“And now our families,” announces Alexander, and he gestures toward the other side of the room, where a small crowd is gathered. I spot two bobbing tiaras among the sea of suits and dresses, and finally Queen Helene appears with Princess Mary in tow.

Admittedly it doesn’t take much to make me feel like an impostor most of the time, but one look at them, and I shrink even further into the metaphorical shadows. They’re both stunning--the kind of gorgeous that only money can buy, with flawless porcelain skin, shiny hair, and blindingly white smiles. My statuesque stepmother is in a flowing ivory gown with her blond hair wrapped around the base of her glittering headpiece, and it’s obvious why she’s been declared the most beautiful woman in the world by multiple magazines. Everyone in the room is watching her--everyone except my father.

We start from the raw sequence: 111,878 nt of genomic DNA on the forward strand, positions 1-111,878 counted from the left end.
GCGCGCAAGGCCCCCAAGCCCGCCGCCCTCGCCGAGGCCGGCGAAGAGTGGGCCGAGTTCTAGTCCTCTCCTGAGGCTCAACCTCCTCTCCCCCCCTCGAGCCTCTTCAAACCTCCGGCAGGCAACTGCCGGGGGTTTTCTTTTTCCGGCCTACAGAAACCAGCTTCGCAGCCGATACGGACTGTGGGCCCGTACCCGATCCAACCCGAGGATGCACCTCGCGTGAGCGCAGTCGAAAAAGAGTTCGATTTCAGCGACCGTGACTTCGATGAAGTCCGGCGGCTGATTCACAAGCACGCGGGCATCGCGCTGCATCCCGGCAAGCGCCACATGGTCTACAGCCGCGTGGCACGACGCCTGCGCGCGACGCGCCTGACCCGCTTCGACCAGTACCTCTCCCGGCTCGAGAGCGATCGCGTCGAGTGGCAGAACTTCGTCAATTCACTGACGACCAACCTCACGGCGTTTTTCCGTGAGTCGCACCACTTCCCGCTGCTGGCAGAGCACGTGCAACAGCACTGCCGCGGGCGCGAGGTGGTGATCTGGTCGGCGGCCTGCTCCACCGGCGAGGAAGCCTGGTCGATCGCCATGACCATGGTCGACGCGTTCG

Maisie, my equally elegant half sister, wears a sapphire dress covered in crystals, but nothing outshines the intricate tiara perched above her strawberry-blond waves. There’s something slightly off about her expression, though--something cold and a little stiff, but not so much that she’s dragging down the mood. It could be anything, from the indignity of being in a color she doesn’t love to an actual problem she has to ignore for a few hours in order to transform into Her Royal Highness Princess Mary, heir to the throne and the future Queen of the United Kingdom, and I make a mental note to ask if she’s okay.